The church, considered one of the most beautiful and well preserved of the Californias, was built with stone taken from a quarry near Santo Domingo, 20 km southeast of San Javier. Its original barroque appearance has been well preserved. Its interior has: a golden altarpiece with five oleos, brought from Mexico City in thirty two boxes, two statues: one of San Francisco Javier and another one of Our Lady of Guadalupe and a crucifix. All of these are from the 18th century. It has three bells, two of them are dated 1761 and the other one 1803. There is a monument of that time at the end of the street that leads to the church. It is known as “the Cross of Calvary”. From there, hundreds of pilgrims who visit the patron saint walk sometimes on their knees.

Del Borracho Cantina in Loreto

Old World diseases ravaged the native population which declined steadily through the Jesuit period (1699–1768) and then more steeply after the missionaries of that order were expelled from Baja California. By 1817, the mission was deserted. The church has been restored and is now maintained by Mexico’s National Institute of Anthropology and History.

Francisco María Piccolo (1654–1729) was one of the first Jesuit missionaries in Baja California Sur, Mexico. His letters and reports are important sources for the ethnography and early history of the peninsula. He conducted several exploratory trips seeking neophytes and future mission sites, including journeys to what would later be Mulegé, La Purísima and San Ignacio. He was assigned to duties as visitador for the Jesuit missions in Sonora in 1705–1709, but he returned to Baja California and served at Mulegé and Loreto until his death in 1729.

Puerto Escondido near Loreto at Sunrise

Misión San Francisco Javier de Viggé-Biaundó is located in the village of San Javier part of Loreto municipality in the Mexican state of Baja California Sur. It is approximately 36 km southwest of Loreto on an unfinished road. It has a population of approxi-mately 150 inhabitants.

Born from the diligent efforts of the Loreto community, The Bay of Loreto National Park was created by a Presidential Decree and approved by the Mexican Federal Congress on July 19, 1996. The Marine Park covers 2,065 square kilometers in the Sea of Cortez, ranging from Isla Coronado in the north to Isla Catalina in the south. On July 14, 2005, the Park was inscribed to the United Nation’s list of protected World Heritage Sites. With over 800 species of marine life inhabiting the Sea of Cortez, and many of them currently endangered, the need for protection of these delicate ecosystems is great.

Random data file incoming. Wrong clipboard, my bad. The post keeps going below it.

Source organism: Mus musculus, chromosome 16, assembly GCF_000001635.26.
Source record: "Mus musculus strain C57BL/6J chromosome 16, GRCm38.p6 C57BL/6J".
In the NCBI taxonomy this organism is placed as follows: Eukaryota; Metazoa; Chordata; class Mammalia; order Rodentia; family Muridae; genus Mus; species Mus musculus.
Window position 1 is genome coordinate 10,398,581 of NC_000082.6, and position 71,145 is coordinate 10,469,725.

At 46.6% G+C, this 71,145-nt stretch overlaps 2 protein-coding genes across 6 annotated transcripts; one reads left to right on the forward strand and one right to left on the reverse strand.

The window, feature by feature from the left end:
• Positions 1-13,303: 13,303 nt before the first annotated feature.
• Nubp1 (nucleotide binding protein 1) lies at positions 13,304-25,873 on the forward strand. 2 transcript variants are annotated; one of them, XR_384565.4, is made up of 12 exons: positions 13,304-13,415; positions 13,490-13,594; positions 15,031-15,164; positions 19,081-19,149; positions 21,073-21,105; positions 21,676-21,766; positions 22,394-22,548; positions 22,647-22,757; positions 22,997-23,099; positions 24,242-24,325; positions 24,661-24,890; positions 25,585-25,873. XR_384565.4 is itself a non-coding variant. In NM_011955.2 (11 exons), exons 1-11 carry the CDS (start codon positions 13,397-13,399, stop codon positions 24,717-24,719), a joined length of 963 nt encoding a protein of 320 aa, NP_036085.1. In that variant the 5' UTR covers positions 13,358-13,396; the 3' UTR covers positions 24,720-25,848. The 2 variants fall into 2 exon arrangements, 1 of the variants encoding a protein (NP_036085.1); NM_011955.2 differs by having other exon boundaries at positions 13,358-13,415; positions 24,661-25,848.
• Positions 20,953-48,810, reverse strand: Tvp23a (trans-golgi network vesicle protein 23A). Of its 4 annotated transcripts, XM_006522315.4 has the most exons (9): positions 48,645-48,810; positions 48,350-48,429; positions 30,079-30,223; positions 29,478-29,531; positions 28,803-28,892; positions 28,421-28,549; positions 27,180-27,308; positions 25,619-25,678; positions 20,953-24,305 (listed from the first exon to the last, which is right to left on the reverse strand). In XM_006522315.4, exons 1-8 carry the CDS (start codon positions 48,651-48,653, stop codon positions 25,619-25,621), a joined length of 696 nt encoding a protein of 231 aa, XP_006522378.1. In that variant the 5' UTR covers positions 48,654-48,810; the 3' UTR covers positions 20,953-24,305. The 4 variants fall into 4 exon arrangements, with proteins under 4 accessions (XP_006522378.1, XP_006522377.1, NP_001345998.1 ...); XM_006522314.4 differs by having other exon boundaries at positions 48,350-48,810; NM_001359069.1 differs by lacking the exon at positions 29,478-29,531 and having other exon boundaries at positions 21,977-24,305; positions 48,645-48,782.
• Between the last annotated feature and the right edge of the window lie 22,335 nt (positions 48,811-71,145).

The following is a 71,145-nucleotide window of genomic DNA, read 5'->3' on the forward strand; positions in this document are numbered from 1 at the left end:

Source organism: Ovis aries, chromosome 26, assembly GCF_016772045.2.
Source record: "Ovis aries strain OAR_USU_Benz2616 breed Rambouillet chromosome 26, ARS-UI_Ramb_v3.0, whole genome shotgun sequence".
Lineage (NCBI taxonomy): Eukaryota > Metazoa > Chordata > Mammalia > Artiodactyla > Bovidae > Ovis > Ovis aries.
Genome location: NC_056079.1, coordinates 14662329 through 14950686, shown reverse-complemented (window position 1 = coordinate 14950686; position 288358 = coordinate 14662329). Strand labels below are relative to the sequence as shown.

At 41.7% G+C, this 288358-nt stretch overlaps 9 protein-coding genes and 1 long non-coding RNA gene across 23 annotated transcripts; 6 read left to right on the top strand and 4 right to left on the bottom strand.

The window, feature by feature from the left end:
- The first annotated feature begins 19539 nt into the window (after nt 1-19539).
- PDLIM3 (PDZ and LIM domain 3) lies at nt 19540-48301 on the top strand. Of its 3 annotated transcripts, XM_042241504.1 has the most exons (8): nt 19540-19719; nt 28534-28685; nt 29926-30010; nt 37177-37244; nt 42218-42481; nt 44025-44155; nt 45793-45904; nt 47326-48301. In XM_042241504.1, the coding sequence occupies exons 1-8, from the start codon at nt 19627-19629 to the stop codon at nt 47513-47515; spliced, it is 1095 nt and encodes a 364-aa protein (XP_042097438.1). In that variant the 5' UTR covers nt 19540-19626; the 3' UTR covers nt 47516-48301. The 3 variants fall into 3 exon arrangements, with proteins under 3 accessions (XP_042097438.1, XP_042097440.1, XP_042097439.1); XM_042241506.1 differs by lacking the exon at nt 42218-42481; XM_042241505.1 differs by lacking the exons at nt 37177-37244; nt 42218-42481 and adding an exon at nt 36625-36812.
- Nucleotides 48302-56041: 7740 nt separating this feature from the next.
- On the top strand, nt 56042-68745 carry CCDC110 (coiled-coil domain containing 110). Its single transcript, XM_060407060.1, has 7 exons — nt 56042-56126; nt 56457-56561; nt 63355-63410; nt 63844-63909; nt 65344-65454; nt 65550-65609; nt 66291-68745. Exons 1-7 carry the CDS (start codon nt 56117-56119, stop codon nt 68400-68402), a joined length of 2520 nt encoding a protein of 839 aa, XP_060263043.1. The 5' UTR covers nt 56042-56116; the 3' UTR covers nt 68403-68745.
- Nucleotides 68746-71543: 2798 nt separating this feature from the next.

Shortly after the Marine Park was created, the US based Nature Conservancy took notice and offered to help with the conservation of the Park. Funds raised through the Nature Conservancy, other non-profits and concerned individuals helped to create Grupo Ecologista Antares (GEA), Loreto’s first non-profit, environmental association whose programs and efforts over the past thirteen years have contributed to addressing the urgent environmental issues that affect the Loreto region. The Loreto National Marine Park is a feast for the senses and the sciences. Here you will find blue whales, humpbacks, dolphins, sea turtles, plankton, magnificent frigate birds, blue footed boobies, brown pelicans, angel fish, parrot fish, sierra, dorado, rainbow wrasses, puffer fish.

Upwellings and wind-driven currents pull up the rich nutrients of the sea, and the sun inspires rapid growth, but it doesn’t stop there. The desert has its own show with flowering plants, cacti, marine fossils, volcanic layers of ash and breccia, faults, uplifts and intrusions.

Since the formation of the Loreto National Marine Park, UNESCO has recognized these islands, and all the islands in the Gulf of California (Sea of Cortez), as a World Heritage Site. Put it on your bucket list to visit this amazing place! You’ll be coming back for refills.

Dan and Lisa Goy own and operate Baja Amigos RV Caravan Tours and have been camping and touring in Mexico since 1985. http://www.bajaamigos.net